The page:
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Reimagining Justice

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A Virtual Restorative Justice Art Show

Last week, in honor of International Restorative Justice Week, the National Center on Restorative Justice at Vermont Law School launched “Reimagining Justice,” a virtual restorative justice art show. The artists featured in this collection were asked to consider a very important question:

"How can we use the power of images to communicate the concept of restorative justice and the greater philosophical shift at work to a wider audience?"

Twenty three artworks from around the world were submitted, each taking a unique approach to visually representing the philosophical shift at the root of restorative justice.

Given the opportunity to select winners of a Viewers' Choice Award, more than 900 visitors voted for their favorite image, with the first-place winner being "The Goddess of Time" by Bourama Diarra, Giulia Villa, and Alessia Carboni.

First Place: "The Goddess of Time" by Bourama Diarra, Giulia Villa, and Alessia Carboni

Second Place: "Restorative Future Now" by Skinner Middle School's Restorative Justice League: Luciano Apodaca (8th grade), Deado Canales (8th grade), Ryan Gonzales (8th grade), Chris Pettis (8th grade), Mathias Quezada-Montoya (8th grade), Peter Ventresca (Restorative Practice Coordinator), and Allison Horton (Restorative Practice Coordinator)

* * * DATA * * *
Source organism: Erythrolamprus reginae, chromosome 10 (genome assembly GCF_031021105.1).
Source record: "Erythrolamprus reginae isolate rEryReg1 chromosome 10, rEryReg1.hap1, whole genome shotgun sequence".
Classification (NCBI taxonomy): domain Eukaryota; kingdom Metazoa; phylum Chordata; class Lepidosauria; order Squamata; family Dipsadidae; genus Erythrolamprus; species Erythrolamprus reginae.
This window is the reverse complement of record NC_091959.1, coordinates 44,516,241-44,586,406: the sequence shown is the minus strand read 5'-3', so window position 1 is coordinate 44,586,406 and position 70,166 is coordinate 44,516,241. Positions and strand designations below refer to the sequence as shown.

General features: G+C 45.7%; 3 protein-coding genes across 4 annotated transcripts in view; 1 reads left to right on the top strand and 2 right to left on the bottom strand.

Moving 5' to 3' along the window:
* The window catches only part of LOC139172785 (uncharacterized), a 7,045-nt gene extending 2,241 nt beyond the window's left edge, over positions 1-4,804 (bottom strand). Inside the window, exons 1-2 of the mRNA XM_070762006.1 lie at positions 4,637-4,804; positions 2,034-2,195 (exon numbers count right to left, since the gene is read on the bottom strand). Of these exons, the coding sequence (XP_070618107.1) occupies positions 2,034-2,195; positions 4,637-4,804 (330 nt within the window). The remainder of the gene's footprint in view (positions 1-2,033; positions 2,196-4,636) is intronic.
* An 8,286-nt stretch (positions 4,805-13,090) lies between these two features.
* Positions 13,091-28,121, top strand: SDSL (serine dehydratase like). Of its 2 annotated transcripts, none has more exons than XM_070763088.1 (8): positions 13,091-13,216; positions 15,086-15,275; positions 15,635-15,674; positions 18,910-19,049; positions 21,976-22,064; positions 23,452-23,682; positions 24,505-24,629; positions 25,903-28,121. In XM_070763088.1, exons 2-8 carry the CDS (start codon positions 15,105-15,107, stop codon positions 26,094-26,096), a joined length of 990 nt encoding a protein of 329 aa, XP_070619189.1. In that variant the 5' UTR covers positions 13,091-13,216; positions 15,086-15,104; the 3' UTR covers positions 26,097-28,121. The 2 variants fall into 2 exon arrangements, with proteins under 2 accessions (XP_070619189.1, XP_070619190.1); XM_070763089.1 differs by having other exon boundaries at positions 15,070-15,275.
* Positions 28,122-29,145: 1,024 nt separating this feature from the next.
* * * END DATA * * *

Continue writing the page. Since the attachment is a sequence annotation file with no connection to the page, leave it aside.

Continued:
And in a tie for Third Place: "An African Restorative Justice Lady" by Don John Omale and "Justice Lane" by Hope Hamerslough

While voting has closed, you can still view a gallery of the images here.

As incredible as these images are, the stories behind them and the people who created them are even more remarkable. Three out of four of the winning images were created by students who are deeply involved in the restorative justice movement. The winning images came from three different countries and highlight different facets of restorative justice. We hope you will enjoy learning more about these outstanding restorative artists and the process behind the images they created.

First Place: "The Goddess of Time"

Artists: Bourama Diarra, Giulia Villa, and Alessia Carboni

Artists pictured starting top left and going clockwise: Giulia Villa, Alessia Carboni, Bourama Diarra
Artists pictured starting top left and going clockwise: Giulia Villa, Alessia Carboni, Bourama Diarra